Iv thought about those - might be a way to go - they are not infallible either however as it's a localized hot spot and the units seems to crystalize their sealing O-rings after time -- I have seen those units leak right from the block, BUT,
I could see replacing the standard O-ring with a silicone one or searching for a unit that's built with that to begin with if they make them... If you get that kicked then they are the most minimum invasion for block heating.

If it's those shoddy units with the big rubber plug that you tighten up to make fit im definitely not interested.

I also don't believe most are thermostatically controlled so that means elements burn out prematurely - at the same time there is an added dependability factor due to not having the thermostat ------ everything with gensets has to be considered and when you can eliminate unneeded systems that can fail it can be a long term bonus --- still - there design is such that they have to pack allot of heating into a very small area,
So what this can equate to is a scaling build up on the element, esp. when it's not thermostatically controlled, that's where you can get even the mildest percolating action going and then scaling snowballs --- once this occurs the element cannot properly dissipate its heat so it starts internally cooking itself and its days are numbered --- Iv seen them go for years and years on the work trucks but that's being used only overnight in the winter months... It's easier on the element when it's surroundings are cool.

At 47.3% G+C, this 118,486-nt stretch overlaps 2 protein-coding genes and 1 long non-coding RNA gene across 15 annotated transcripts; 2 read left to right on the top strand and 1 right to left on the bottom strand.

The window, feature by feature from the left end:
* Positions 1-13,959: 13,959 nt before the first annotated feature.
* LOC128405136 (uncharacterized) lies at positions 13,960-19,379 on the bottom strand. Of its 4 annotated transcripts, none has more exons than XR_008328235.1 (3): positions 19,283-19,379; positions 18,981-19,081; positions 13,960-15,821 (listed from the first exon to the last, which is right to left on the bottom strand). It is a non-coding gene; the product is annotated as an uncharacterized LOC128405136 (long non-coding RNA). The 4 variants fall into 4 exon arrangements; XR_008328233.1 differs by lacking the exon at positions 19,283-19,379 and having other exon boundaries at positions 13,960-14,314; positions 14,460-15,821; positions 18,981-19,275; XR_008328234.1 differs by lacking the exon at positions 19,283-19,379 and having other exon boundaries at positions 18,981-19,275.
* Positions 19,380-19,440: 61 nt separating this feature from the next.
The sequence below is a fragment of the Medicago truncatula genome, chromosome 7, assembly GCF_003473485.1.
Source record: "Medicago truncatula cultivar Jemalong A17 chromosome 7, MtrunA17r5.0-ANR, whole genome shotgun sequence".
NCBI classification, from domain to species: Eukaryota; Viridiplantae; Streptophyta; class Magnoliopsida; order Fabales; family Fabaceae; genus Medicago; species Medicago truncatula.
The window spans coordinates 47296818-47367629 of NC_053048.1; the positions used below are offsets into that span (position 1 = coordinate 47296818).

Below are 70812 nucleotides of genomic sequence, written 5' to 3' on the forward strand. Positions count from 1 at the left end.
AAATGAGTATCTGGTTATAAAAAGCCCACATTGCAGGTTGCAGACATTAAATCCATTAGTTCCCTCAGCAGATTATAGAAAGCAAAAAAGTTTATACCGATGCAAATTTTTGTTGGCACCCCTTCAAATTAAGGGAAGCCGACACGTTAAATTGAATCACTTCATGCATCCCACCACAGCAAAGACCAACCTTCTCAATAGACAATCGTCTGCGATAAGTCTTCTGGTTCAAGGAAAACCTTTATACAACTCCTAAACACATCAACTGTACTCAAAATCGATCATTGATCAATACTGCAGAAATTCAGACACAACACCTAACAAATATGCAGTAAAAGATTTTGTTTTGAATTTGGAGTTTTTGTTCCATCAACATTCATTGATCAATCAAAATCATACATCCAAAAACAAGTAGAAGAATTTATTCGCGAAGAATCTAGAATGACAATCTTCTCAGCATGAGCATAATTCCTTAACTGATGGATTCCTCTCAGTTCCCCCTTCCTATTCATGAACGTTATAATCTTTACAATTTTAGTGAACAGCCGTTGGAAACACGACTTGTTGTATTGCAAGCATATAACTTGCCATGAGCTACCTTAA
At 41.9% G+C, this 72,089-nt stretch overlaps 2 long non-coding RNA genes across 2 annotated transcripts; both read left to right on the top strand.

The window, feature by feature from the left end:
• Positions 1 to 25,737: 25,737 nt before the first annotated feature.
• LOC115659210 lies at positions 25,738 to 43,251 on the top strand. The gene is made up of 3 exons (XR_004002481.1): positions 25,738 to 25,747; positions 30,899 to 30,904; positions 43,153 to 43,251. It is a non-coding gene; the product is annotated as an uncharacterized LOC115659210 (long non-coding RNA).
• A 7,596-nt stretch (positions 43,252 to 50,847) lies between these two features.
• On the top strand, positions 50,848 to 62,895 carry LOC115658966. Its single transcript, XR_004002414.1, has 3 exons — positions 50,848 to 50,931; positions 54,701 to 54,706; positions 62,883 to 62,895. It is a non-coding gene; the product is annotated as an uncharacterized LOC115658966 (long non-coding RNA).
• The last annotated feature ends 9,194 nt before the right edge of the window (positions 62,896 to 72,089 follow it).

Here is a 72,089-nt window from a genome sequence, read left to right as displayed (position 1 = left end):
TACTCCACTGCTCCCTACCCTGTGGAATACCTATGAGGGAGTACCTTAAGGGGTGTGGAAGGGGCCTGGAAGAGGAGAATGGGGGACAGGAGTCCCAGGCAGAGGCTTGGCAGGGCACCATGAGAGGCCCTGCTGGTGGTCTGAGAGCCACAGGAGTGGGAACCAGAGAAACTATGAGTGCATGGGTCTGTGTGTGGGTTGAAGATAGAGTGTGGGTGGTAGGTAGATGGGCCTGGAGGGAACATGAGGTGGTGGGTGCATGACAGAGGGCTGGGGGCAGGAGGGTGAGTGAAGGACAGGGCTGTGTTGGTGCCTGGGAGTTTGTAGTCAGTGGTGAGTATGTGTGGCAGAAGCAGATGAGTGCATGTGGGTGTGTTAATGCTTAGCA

Some of these gensets are high altitude mountain settings --- even in the spring and fall the temps can get way below freezing overnight, yet hit 80 or 90 f easy during the day...

and last but not least is it will not solve the purge tank problem...

What im considering doing with that is mounting the tank as high as possible - right now the tank is mounted way below the rad. inlet - so it's a literal siphon to get coolant back up - this along with the small spring loaded check valve in the rad. cap may be enough to deter coolant drawback...

most all the car's that have purge tanks I work on have the tank close to level with the rad. cap...

jdunmyer
06-18-2012, 03:50 PM
My VW-powered genset has a 400-watt block heater that I need to run if the thing is to start when it gets cold. However, I found that operating the heater at half voltage gives me 1/4 the wattage, and that's plenty to give me reliable starting. The 400-watt heater will warm it up enough to start given less than an hour's running time. If it's on 24/7, the 1/4 wattage is fine.

See: http://www.oldengine.org/members/jdunmyer/genset/